# Complexity as Proof

Complexity is often taught and discussed within computer science as a method of evaluating the performance of algorithms, data structures, and more generally programs. Undergrads and competitive programmers learn about the scaling resource usages of common algorithms, how they compare to one another, and how to determine the bounds of new algorithms, and once they can pass the software engineering interview the work is considered done.

A notion that is less commonly explored is the original intention and use of the concept of complexity: the fact that complexity is a fundamental mathematical property of an object, not a yardstick. This means that by reasoning about the complexity of an algorithm or string, we can use this information to prove further properties about its behaviour. To illustrate this concept, we will explore a simple intuitive explanation of Gregory Chaitin's proof that there are infinite primes, which is really cool and elucidating.

## Complexity of Integers

Consider positive integers. As they increase in size, by how much does the
spatial complexity of the integer increase? A simple visual way to reason about
this is to consider how many characters a string representing the number needs
to have. This is analogous to the amount of information needed in order to
completely represent that number. For example, in base 10, all numbers lower
than 10 require a single digit: `0, 1, 2, 3, 4, 5, 6, 7, 8, 9`

. Numbers lower than
100 require 2: `10, 11, 12...`

We can represent this mathematically - take the
actual value of the integer log10 plus 1 rounded down, and you have the number of
characters you need in order to represent that value in base 10. This applies
across all bases, and we can say that in general the representational
complexity, or spatial complexity, of any integer n is on the order `O(log(n))`

.

Importantly, this is the *upper* bound - there are some exceptions which we can
represent in a much more compressed form. For example, powers of 2 can all be
represented as the exponent of 2 that they are, so that `4294967296`

can be
written as `(2 ^) 32`

(2 characters instead of 10). In general, writing a power of 2
in this form requires a complexity of `O(log(log2(n)))`

.

However, if we don't want to only represent the powers of 2, our pow2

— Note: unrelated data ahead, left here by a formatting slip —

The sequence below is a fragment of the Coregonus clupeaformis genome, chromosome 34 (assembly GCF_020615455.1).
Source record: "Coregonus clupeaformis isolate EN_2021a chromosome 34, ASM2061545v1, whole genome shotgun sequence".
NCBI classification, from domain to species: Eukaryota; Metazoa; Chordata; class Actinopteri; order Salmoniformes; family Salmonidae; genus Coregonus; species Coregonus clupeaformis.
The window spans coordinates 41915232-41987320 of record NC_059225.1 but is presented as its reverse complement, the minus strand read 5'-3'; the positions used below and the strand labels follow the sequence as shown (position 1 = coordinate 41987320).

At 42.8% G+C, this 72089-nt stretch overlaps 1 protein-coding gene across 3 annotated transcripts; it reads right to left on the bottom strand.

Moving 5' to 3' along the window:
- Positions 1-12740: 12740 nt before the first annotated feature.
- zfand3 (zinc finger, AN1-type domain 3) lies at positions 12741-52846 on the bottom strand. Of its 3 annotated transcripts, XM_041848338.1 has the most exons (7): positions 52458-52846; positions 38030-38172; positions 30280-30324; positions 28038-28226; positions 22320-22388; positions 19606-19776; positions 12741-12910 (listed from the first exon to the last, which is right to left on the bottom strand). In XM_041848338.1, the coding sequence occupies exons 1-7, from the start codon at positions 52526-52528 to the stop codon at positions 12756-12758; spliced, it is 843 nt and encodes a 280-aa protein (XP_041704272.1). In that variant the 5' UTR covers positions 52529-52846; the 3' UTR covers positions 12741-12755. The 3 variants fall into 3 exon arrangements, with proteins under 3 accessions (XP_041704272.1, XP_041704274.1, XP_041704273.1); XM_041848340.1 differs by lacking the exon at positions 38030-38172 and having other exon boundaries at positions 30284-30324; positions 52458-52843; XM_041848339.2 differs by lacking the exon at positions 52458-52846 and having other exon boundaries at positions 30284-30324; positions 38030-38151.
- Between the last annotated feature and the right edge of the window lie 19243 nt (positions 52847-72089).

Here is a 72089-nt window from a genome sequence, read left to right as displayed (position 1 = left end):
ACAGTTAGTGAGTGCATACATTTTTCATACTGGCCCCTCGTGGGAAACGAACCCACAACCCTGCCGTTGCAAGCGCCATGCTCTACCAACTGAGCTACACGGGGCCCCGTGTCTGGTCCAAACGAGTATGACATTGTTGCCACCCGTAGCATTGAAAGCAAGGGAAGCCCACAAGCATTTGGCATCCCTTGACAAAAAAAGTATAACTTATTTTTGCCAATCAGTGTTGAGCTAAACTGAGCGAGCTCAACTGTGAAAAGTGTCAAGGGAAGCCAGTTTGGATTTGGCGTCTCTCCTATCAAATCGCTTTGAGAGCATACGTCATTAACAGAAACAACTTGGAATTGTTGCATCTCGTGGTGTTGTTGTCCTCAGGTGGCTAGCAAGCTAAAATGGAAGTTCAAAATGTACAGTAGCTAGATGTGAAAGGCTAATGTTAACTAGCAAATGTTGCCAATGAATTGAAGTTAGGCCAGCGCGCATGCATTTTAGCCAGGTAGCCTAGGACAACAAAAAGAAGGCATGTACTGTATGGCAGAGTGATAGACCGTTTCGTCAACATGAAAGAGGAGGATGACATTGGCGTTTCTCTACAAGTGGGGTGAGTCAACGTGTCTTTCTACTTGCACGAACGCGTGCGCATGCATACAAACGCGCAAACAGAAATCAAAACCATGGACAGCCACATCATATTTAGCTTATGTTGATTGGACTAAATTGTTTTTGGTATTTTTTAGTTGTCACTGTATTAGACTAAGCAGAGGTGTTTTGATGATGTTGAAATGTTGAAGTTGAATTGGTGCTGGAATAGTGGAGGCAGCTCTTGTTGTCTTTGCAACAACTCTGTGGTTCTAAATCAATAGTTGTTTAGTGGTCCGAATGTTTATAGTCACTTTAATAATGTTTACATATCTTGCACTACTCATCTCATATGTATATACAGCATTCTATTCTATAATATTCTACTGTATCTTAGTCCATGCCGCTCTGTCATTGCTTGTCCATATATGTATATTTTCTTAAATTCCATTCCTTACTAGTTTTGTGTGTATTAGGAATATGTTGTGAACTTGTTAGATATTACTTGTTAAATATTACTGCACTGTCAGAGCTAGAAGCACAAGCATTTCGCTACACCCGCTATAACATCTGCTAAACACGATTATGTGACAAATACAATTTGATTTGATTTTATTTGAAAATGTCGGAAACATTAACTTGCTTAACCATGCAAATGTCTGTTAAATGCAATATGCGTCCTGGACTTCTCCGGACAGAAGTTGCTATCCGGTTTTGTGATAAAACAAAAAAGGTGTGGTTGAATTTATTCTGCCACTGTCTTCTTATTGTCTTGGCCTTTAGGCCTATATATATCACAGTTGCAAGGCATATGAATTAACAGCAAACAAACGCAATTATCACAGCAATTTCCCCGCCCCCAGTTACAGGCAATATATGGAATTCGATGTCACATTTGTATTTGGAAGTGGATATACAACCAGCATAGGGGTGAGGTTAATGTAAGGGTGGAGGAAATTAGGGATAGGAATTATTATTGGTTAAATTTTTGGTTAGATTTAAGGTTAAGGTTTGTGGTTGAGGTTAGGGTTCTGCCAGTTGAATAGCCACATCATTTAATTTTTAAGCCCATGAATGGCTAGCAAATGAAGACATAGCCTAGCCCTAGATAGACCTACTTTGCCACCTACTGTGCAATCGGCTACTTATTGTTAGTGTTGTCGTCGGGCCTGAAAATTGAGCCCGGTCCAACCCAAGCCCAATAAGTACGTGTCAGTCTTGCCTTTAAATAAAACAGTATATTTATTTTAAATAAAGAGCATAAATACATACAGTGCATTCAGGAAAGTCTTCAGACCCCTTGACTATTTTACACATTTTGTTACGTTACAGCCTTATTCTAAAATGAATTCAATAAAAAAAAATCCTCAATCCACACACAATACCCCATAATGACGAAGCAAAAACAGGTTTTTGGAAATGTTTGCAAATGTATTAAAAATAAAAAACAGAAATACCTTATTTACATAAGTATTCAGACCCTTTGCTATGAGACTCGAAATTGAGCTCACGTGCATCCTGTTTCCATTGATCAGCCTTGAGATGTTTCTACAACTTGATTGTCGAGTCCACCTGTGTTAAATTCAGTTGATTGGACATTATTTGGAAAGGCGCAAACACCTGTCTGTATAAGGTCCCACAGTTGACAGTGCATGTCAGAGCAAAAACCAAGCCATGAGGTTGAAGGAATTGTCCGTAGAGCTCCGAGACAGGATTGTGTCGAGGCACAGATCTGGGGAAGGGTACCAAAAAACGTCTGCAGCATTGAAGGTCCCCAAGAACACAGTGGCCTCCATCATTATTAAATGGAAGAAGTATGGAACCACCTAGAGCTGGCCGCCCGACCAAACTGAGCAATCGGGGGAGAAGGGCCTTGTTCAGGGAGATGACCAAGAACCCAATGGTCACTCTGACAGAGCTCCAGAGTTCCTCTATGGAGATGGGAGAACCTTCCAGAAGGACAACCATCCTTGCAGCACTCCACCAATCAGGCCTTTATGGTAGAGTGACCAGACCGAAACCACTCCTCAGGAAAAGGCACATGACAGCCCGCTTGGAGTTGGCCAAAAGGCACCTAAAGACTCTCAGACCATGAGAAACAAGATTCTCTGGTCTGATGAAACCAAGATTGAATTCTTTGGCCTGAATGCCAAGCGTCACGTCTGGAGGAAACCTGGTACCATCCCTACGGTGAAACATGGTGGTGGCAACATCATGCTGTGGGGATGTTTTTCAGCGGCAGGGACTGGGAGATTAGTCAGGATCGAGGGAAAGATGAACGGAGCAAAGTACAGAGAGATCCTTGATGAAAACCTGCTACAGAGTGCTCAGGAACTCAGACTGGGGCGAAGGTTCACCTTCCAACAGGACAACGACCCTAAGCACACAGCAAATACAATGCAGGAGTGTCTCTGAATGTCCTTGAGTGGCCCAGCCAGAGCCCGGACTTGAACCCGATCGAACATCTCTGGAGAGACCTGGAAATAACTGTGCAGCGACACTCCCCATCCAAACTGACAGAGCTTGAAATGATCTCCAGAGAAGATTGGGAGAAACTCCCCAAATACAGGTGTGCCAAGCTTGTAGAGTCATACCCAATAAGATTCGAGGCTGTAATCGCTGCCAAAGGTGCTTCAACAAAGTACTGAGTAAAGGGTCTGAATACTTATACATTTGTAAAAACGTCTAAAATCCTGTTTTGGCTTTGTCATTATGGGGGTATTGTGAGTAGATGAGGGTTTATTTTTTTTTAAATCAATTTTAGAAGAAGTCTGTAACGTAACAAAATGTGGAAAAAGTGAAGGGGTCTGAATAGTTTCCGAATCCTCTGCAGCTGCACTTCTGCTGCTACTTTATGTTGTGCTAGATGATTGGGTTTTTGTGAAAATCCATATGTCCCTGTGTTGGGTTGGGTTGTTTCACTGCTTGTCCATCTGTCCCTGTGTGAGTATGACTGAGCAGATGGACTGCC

compression isn't very helpful. There will always be integers that require the
full `log(n)`

characters in order to represent.

To illustrate this, let's reverse the question. Consider a number written in base 2. Say you have a string of 0s of any length, and I tell you I have flipped a random bit to a 1. How difficult is it to find that bit in the string? This is the same question as asking you to find the value of the string, since you need to know where the 1 bit is to calculate the value. The fact is that in the worst case, the 1 bit is the last bit that you check, and therefore in order to know the value of the binary number, you need to check every digit. This is more clear when we flip a random number of random positions - in order to be sure that you have not missed any 1 bits, you need to check every bit in the string.

Given this, to say that using m bits, we can represent up to `2^m`

integers, is
another way to say that given an integer n we require at least `log2(n)`

bits to
always be able to accurately represent any integer. When using higher bases,
where each symbol represents more than 1 bit of information, this means we
require at least `log(n)`

units of information, such as numeric symbols.

## Complexity-based Proof for Infinite Primes

Now we've begun the fundamental shift from thinking about complexity as a way of analysing the relative cost of using a data structure or function to thinking about it as a property we can leverage to prove things about the behaviour of the underlying object.